Just married Hong Kong couple Chen & Lily emigrate to England, soon to become parents to a little baby boy and generally struggle through life. Chen works long days in a restaurant, while ... See full summary »
Bill (Sir Anthony Hopkins) is a man who's very bitter about his divorce and losing custody of his son. So, when one of his friends is being sued for divorce by his wife, so that she can ... See full summary »
When school teacher Harriet Winslow goes to Mexico to teach, she is kidnapped by Gen. Tomas Arroyo and his revolutionaries. An aging American, Ambrose "Old Gringo" Bierce also in Mexico, ... See full summary »
Anna is a young woman who discovers her mother had an affair with a married man for 15 years, so she starts her own affair with a married man. She works for a Los Angeles public radio ... See full summary »
Amy Holden Jones
Jamie Lee Curtis,
Dominick and Eugene are twins, but Dominick is a little bit slow due to an accident in his youth. They live together, with Dominick working as garbage man to put Eugene through medical ... See full summary »
Set right after World War II, a naive teenage girl joins a shabby theatre troupe in Liverpool. During a winter production of Peter Pan, the play quickly turns into a dark metaphor for youth... See full summary »
Chuck Murdock is an all American kid living in a sleepy town in Montana. He is the top pitcher of the little league team as well. After taking a tour of a nuclear silo, Chuck decides to quit playing little league until nuclear weapons are disarmed. Boston Celtic Amazing Grace Smith hears about Chuck's exploits, and decides to do the same thing. Amazing then moves to the young boy's town to live. More athletes follow suit as well. The town begins to hate Chuck and his family, and this makes Chuck's father angry. But can one kid's message make the world listen?Written by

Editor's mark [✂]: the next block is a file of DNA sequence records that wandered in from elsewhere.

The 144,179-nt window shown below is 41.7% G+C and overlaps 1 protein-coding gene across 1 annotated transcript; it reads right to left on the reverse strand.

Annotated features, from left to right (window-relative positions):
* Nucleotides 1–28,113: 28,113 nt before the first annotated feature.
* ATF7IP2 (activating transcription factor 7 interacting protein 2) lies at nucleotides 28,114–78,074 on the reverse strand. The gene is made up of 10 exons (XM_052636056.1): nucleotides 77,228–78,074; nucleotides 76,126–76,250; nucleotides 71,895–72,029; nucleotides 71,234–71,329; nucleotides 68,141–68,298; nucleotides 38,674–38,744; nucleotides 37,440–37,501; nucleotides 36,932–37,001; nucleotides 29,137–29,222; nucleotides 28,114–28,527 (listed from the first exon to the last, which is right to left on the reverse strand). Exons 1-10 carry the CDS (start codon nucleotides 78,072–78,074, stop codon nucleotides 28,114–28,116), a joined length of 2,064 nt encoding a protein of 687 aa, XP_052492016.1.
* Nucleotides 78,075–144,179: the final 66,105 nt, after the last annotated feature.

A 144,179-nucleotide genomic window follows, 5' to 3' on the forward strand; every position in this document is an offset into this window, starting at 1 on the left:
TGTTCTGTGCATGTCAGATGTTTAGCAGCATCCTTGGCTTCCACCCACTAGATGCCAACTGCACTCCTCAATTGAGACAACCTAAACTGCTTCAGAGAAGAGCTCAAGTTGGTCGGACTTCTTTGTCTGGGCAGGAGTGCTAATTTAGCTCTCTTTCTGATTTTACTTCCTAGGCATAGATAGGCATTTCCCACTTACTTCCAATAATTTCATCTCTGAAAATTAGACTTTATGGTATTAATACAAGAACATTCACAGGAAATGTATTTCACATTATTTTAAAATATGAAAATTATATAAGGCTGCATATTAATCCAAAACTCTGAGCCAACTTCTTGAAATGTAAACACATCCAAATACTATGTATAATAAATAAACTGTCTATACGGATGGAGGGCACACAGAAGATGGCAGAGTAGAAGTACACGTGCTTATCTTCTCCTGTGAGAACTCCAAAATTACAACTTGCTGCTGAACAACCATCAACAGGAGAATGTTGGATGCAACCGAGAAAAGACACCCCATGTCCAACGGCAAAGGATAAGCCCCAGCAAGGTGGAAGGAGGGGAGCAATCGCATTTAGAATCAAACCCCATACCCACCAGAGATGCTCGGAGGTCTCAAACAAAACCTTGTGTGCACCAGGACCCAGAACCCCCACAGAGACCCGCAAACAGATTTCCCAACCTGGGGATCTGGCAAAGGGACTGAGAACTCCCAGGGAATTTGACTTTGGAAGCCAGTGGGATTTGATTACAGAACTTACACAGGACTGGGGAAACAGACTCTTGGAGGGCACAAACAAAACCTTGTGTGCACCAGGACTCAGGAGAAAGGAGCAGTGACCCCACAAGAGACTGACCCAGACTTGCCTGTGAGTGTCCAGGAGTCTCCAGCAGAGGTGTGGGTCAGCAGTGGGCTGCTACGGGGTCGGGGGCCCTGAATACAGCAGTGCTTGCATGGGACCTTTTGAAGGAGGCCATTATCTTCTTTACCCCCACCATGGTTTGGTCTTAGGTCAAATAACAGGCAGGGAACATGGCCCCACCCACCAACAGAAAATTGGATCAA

Pat McCurry <firstname.lastname@example.org>
You're never too young for passion and commitment.
When this movie came out in the late '80s, it spoke out about nuclear proliferation. But the central themes of passion and commitment resonate beyond the time and the cause. Even if you don't agree with or understand Chuck's refusal to play Little League until all the nuclear silos are cleared, you have to believe in his determination to be the one person who makes a difference.
You don't have to be a sports fan or a political activist to be affected by this film, which combines laughter, tears, dedication and not a few plot twists. Newcomers to the fandom of William Petersen will appreciate his performance as a very conflicted father, trying to do right by his family and his country.
5 of 9 people found this review helpful.
Was this review helpful to you?
| Report this